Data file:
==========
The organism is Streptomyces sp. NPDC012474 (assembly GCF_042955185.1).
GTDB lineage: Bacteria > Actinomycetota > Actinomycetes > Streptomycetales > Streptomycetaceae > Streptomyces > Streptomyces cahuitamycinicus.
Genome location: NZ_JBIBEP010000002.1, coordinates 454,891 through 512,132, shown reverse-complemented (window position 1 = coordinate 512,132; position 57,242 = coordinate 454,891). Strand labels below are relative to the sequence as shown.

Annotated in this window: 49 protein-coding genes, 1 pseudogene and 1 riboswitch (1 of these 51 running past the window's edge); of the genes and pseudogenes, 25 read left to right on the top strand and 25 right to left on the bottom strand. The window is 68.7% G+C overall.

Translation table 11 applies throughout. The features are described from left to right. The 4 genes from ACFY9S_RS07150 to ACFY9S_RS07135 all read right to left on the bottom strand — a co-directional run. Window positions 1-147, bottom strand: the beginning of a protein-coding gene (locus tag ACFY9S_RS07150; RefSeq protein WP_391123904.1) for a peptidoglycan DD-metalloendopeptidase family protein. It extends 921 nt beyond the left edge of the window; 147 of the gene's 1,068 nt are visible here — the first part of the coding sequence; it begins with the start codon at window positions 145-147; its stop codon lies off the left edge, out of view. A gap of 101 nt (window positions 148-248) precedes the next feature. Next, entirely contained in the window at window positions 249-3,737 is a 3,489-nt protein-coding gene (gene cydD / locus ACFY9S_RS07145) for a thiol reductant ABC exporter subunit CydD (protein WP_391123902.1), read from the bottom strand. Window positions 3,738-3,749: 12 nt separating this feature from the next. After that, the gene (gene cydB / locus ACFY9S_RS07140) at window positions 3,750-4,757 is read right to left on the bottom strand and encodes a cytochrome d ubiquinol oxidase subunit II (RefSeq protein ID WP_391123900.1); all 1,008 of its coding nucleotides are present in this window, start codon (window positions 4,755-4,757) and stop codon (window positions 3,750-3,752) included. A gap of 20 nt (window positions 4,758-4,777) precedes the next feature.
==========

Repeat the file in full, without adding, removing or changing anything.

The organism is Streptomyces sp. NPDC012474 (assembly GCF_042955185.1).
GTDB lineage: Bacteria > Actinomycetota > Actinomycetes > Streptomycetales > Streptomycetaceae > Streptomyces > Streptomyces cahuitamycinicus.
Genome location: NZ_JBIBEP010000002.1, coordinates 454,891 through 512,132, shown reverse-complemented (window position 1 = coordinate 512,132; position 57,242 = coordinate 454,891). Strand labels below are relative to the sequence as shown.

Annotated in this window: 49 protein-coding genes, 1 pseudogene and 1 riboswitch (1 of these 51 running past the window's edge); of the genes and pseudogenes, 25 read left to right on the top strand and 25 right to left on the bottom strand. The window is 68.7% G+C overall.

Translation table 11 applies throughout. The features are described from left to right. The 4 genes from ACFY9S_RS07150 to ACFY9S_RS07135 all read right to left on the bottom strand — a co-directional run. Window positions 1-147, bottom strand: the beginning of a protein-coding gene (locus tag ACFY9S_RS07150; RefSeq protein WP_391123904.1) for a peptidoglycan DD-metalloendopeptidase family protein. It extends 921 nt beyond the left edge of the window; 147 of the gene's 1,068 nt are visible here — the first part of the coding sequence; it begins with the start codon at window positions 145-147; its stop codon lies off the left edge, out of view. A gap of 101 nt (window positions 148-248) precedes the next feature. Next, entirely contained in the window at window positions 249-3,737 is a 3,489-nt protein-coding gene (gene cydD / locus ACFY9S_RS07145) for a thiol reductant ABC exporter subunit CydD (protein WP_391123902.1), read from the bottom strand. Window positions 3,738-3,749: 12 nt separating this feature from the next. After that, the gene (gene cydB / locus ACFY9S_RS07140) at window positions 3,750-4,757 is read right to left on the bottom strand and encodes a cytochrome d ubiquinol oxidase subunit II (RefSeq protein ID WP_391123900.1); all 1,008 of its coding nucleotides are present in this window, start codon (window positions 4,755-4,757) and stop codon (window positions 3,750-3,752) included. A gap of 20 nt (window positions 4,758-4,777) precedes the next feature.